As purchased on the left, machined on the right

Next piece is the inner filler.  I made mine out of brass for weight, and because that is what I had on hand.  Steel would also work, but I’d not recommend aluminum as you want more mass.  This piece is slightly tapered the same as the bore.  The reason for this is to have it jam up into the socket to facilitate tightening of the hammer head.  Once turned to size, drill and tap for the hammer head screw.  I used 3/8-16, but 1/4-20 would work just as well.  You want enough thread to hold securely, but if you go too deep, you’ll be tapping into the side of the screw when you make the handle.  Using a hacksaw, cut a screwdriver slot in the opposite end. Continue reading Wrench/Hammer Combination Tool for Mini Mill


I feel like I have three full-time jobs. In addition to my day job and I’m working another 20 to 30 hours a week trying to get a nonprofit makerspace started in Rochester NY. My wife and I are also taking care of her father, a widower, whose needs constant care because of failing health. And we’re helping to take care of a daughter and her family. She’s just had surgery for the second time this year to repair a heart valve.

So I’m tired and stressed, but not nearly as much as my wife, who shoulders most of the burden of taking care of family members. I help too, but I mostly take care of our pets and our granddaughter. She is a genuine saint because but she has continued to be very supportive of the makerspace. She understands that I can’t stop working on it because many people are now counting on me to follow through with what I started.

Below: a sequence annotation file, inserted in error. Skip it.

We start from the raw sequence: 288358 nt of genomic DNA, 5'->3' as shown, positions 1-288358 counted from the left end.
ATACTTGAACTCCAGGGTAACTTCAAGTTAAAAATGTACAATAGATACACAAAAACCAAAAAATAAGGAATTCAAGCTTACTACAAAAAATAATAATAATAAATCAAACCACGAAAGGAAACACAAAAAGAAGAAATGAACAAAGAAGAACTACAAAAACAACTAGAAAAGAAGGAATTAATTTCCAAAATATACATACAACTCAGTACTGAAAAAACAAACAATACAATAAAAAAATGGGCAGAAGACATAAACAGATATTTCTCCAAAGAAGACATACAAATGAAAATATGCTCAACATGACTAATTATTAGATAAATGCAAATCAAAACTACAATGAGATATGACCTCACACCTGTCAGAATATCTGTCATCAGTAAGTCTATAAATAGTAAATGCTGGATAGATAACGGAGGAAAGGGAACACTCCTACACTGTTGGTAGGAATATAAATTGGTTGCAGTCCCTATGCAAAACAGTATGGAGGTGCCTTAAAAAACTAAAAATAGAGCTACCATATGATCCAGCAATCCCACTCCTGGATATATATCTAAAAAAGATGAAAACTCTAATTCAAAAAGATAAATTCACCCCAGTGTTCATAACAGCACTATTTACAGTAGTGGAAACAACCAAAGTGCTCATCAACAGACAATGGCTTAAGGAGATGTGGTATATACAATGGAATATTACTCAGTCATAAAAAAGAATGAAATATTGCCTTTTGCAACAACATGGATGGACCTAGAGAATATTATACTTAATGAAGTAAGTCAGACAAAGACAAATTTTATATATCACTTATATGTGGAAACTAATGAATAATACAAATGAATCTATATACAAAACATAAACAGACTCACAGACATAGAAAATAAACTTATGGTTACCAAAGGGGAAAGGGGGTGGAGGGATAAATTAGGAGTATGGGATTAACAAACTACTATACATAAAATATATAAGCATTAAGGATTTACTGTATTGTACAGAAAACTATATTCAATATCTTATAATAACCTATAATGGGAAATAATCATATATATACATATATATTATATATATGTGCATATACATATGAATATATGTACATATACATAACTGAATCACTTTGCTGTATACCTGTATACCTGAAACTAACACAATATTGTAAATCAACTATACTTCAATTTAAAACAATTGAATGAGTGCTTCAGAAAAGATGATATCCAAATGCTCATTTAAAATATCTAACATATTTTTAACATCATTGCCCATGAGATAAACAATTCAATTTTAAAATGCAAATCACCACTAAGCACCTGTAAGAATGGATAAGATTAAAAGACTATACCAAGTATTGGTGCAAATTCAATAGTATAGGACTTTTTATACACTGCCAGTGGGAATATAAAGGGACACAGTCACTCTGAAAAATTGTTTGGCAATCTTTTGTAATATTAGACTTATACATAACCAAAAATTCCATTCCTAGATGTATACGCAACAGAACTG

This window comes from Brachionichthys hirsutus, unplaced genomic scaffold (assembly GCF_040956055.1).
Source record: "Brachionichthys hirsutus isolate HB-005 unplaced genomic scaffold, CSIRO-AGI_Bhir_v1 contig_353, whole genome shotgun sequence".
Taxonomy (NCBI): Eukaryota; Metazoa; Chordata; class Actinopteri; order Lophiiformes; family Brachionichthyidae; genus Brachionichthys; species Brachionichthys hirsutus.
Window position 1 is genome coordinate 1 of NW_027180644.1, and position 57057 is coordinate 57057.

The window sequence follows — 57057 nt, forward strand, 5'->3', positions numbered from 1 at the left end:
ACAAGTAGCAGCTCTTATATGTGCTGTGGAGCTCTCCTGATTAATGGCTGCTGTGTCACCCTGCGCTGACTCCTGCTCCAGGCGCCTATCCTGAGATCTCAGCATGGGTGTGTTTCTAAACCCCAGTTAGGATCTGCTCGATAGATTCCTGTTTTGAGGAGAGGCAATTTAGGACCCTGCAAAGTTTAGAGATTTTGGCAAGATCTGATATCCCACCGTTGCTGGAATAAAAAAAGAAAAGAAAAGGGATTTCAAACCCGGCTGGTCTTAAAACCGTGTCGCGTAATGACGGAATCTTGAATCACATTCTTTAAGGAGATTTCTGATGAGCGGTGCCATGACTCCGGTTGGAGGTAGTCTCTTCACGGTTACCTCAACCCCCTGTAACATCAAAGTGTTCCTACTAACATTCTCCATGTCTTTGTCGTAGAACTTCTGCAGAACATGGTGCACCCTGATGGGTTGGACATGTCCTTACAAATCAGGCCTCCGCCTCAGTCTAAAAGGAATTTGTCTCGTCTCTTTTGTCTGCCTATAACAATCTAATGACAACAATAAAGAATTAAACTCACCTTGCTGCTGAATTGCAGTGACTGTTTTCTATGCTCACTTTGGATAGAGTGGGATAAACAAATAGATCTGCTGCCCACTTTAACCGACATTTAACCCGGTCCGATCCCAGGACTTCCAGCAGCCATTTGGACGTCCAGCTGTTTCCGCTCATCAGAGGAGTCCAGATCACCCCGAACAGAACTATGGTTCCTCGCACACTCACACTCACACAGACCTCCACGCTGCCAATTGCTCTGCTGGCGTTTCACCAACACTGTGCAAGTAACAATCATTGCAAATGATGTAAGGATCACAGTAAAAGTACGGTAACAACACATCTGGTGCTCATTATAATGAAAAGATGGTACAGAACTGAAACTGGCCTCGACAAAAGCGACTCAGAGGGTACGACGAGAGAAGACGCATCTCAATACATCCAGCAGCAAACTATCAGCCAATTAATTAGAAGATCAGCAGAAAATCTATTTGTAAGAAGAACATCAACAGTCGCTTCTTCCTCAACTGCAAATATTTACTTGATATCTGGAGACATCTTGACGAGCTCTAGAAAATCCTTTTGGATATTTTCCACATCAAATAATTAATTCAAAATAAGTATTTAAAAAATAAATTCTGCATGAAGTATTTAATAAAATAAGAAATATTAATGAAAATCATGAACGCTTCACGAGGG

I launched the website for the Rochester Makerspace in mid-May and we now have many supporters, seed money, tools and a dedicated group of volunteers. We still haven’t rented a space but we’re actively looking for the right one. I expect that our doors will be open within the next couple of months and maybe as soon as a few weeks.

I’ll be even busier for a while when that happens. Although I expect my workload to taper off as we figure out the best ways to manage the space. The health problems of my father-in-law and stepdaughter will also end.  So there’s a good chance you’ll see me regularly working on MachinistBlog again someday.

If you’re wondering, the CNC router I’ve been building for more than a year is still not finished, although I’m continuing to work on it. I obviously don’t have much spare time and when I do I’m usually so tired that I’m either unproductive or I make stupid mistakes.

But I’ll bet money that it’ll get finished because it’s going to have a home in the makerspace and there are others who will help me with it.

Thank you Mikey and Roger for answering the questions that Machinistblog’s visitors leave in the comments or on the forum.

There just aren’t enough hours in the day

I know I haven’t added much content to MachinistBlog lately. I haven’t lost interest or permanently abandoned my self-imposed goal of trying to add at least one new post to the front page each week (on average). It’s just that I’ve been really busy and I have to make this web site a lower priority for now.